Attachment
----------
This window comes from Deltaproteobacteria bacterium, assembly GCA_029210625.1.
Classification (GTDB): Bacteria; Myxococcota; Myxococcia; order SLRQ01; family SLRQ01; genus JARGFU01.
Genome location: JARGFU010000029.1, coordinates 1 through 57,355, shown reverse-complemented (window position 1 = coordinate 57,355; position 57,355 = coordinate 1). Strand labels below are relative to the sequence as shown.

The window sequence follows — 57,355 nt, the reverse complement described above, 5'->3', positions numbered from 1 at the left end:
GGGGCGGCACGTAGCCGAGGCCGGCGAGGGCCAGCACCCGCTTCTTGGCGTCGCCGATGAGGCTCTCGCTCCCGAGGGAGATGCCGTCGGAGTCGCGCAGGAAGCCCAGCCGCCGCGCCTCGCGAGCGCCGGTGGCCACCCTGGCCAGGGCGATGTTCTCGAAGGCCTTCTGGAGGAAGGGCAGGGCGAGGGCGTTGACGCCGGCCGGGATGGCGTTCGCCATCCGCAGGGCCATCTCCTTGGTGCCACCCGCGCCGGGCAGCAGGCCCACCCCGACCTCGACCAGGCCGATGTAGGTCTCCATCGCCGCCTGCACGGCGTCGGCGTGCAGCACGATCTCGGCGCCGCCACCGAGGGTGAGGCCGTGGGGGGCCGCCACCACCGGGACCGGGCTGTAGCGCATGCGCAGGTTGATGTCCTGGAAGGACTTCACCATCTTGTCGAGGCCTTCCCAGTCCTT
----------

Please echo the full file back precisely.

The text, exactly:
This window comes from Deltaproteobacteria bacterium, assembly GCA_029210625.1.
Classification (GTDB): Bacteria; Myxococcota; Myxococcia; order SLRQ01; family SLRQ01; genus JARGFU01.
Genome location: JARGFU010000029.1, coordinates 1 through 57,355, shown reverse-complemented (window position 1 = coordinate 57,355; position 57,355 = coordinate 1). Strand labels below are relative to the sequence as shown.

The window sequence follows — 57,355 nt, the reverse complement described above, 5'->3', positions numbered from 1 at the left end:
GGGGCGGCACGTAGCCGAGGCCGGCGAGGGCCAGCACCCGCTTCTTGGCGTCGCCGATGAGGCTCTCGCTCCCGAGGGAGATGCCGTCGGAGTCGCGCAGGAAGCCCAGCCGCCGCGCCTCGCGAGCGCCGGTGGCCACCCTGGCCAGGGCGATGTTCTCGAAGGCCTTCTGGAGGAAGGGCAGGGCGAGGGCGTTGACGCCGGCCGGGATGGCGTTCGCCATCCGCAGGGCCATCTCCTTGGTGCCACCCGCGCCGGGCAGCAGGCCCACCCCGACCTCGACCAGGCCGATGTAGGTCTCCATCGCCGCCTGCACGGCGTCGGCGTGCAGCACGATCTCGGCGCCGCCACCGAGGGTGAGGCCGTGGGGGGCCGCCACCACCGGGACCGGGCTGTAGCGCATGCGCAGGTTGATGTCCTGGAAGGACTTCACCATCTTGTCGAGGCCTTCCCAGTCCTT